web application possible security risks:
e-commerce generation protecting from security risks is a challenging job for e-commerce
industry and finance industry. Because
of the nature of their content, e-commerce sites are often subjected to attacks
and exploits. The best way to prevent and combat these attacks is to know the
common vulnerabilities that e-commerce systems often have.
common security risks E-commerce or any finance web application may face:
A. Man-in-the-middle attack:
man-in-the middle attack intercepts a communication between two systems.
HR web application in asp.net in which employee can login and check his
financial detail, application deployed using HTTPS protocol. When user login
then application is downgraded to http protocol, Employee using shared network
to access application now attacker (outside person) can easily access Employee
Strict Transport Security (HSTS) security policy mechanisms which provide
better security HTTPS websites against
downgrade attacks, and which greatly simplifies protection against, Middleman
attack, cookie hijacking. For more …http://www.codechef4u.com/post/2015/06/10/HSTS
B. SQL Injection:
is a code injection technique, used to attack database used application, in
which malicious SQL statements are inserted into an entry field for execution.
An SQL injection attack can range from minor errors to giving the attacker full
access to restricted areas of your server.
1. Avoid inline SQL scripts better use Stored
procedure or LINQ to SQL or Entity Framework.
2. Use of Prepared Statements (Parameterized
3. Avoid all User Supplied Input.
4. Apply security policies provided by your
5. Input data validation.
C. Price Manipulation:
One of the most common features of modern e-commerce systems
is that they are completely automated, from the initial visit all the way to
payment. Some e-commerce software may have a vulnerability that allows the
cyber criminal to insert a lower price into the URL and essentially get away
with practically stealing.
Cryptography protection in the transport layer (SSL) in
no way protects one from attacks like parameter manipulation in which data is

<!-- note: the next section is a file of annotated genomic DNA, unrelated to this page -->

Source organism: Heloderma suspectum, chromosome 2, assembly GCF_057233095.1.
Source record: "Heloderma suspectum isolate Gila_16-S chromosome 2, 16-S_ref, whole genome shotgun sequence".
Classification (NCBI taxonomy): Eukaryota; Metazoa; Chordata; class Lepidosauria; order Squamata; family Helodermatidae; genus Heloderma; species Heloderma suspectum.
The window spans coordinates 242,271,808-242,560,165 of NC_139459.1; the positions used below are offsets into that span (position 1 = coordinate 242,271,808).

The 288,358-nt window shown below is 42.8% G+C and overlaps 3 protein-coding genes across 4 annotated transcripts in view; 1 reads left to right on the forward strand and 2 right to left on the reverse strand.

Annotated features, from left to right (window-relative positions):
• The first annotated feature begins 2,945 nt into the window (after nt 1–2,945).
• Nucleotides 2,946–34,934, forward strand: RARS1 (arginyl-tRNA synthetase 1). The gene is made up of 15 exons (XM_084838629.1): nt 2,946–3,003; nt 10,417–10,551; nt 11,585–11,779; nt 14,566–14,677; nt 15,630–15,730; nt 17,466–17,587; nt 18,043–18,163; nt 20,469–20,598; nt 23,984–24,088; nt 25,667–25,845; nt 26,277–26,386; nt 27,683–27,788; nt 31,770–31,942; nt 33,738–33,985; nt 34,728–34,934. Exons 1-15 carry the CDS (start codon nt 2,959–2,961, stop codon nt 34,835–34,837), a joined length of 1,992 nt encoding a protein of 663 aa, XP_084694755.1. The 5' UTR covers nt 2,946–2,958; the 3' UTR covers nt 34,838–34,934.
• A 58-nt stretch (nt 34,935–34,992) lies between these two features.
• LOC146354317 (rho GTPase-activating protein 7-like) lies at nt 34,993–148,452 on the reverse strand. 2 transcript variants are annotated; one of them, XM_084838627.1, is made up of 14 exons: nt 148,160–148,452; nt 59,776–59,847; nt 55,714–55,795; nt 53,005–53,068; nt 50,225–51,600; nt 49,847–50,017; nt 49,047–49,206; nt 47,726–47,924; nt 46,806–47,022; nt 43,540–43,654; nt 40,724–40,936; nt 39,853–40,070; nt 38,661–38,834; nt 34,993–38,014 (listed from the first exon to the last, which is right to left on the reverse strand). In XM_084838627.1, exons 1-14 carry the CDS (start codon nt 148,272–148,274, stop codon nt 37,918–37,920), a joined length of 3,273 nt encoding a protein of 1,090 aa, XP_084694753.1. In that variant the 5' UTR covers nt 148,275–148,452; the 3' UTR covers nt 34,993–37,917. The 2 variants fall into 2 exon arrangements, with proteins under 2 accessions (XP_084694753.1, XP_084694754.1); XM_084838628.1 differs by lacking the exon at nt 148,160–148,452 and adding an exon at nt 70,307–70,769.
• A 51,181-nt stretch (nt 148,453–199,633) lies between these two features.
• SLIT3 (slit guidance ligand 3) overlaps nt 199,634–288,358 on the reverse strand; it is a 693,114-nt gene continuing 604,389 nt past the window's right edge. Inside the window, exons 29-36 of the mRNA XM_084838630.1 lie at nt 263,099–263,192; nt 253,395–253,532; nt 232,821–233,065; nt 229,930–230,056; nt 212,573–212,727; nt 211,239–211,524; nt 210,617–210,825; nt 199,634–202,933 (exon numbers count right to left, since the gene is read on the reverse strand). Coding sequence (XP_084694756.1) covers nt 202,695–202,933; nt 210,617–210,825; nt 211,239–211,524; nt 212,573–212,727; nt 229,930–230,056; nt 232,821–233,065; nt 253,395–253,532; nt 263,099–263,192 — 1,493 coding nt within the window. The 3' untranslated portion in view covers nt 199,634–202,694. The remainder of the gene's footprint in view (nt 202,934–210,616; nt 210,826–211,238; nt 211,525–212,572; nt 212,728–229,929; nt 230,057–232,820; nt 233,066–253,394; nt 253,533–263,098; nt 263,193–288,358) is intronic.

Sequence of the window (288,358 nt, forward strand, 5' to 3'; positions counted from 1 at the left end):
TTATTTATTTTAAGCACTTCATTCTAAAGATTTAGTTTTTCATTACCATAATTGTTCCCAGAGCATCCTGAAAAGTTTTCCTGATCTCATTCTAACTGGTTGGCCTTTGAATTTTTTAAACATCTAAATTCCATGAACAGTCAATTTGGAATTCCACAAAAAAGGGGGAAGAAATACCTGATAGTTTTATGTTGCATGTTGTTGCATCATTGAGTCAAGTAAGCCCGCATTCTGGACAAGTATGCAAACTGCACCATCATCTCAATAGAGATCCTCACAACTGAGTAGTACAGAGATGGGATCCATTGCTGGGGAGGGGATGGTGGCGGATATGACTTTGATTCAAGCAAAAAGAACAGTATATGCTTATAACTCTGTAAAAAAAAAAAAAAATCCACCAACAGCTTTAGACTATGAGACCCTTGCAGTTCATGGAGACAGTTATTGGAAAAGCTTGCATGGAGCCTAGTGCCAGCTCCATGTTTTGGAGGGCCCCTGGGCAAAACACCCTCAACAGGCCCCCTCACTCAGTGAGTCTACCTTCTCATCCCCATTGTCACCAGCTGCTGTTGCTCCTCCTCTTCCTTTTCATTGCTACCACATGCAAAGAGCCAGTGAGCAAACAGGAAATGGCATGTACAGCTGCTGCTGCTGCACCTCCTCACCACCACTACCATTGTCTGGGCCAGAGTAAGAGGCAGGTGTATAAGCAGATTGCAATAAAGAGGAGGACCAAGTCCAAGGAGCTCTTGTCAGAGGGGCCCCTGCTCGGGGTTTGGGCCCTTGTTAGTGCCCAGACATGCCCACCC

mangled before it hits the wire. Parameter tampering can often be done with:
2. Form Fields
3. URL Query
4. HTTP Headers
The best way to prevent parameter tampering is to ensure
that all parameters are validated before they are used. A centralized code
library or repository is likely to be most effective which validates each and
every input provided by user.
D. Unsecured Authentication:
sites require users to use some type of authentication, usually to sign up for
membership and login for each subsequent purchase. Ideally, these
authentication sessions should pass through SSL encryption. Otherwise, an
attacker could possibly glean sensitive user information over the web.
Apply proper authentication to Ecommerce and finance
application or any important web application.
Recommended to use SSL Encryption.
Recommended to use HTTPS with HTTP Strict Transport Security (HSTS)
security policy mechanisms.
E. Cross-site scripting (XSS):
Like SQL injection, cross-site scripting is an attack
method employed against all types of dynamic websites, but attacks on
e-commerce sites can be especially damaging for a business. Using XSS, an
attacker could setup a phishing scheme to steal sensitive user information,
including credit card numbers.
The two most important countermeasures to prevent
cross-site scripting attacks are to:
1. Constrain input.
2. Encode output.
For more I recommend to check OWSAP XSS (Cross Site
Scripting) Prevention Cheat Sheet.
Poorly coded scripts
(Perl and PHP) leas In asp.net and JSP may be vulnerable to attackers who will
insert shell met characters into a shopping cart URL in order to execute
commands using the web server’s credentials. This can be particularly damaging,
even fatal, to an e-commerce site.
1. Good application
design first suggestion.
2. Firewall prevention.
3. Validate external
Files and provide privileges for that.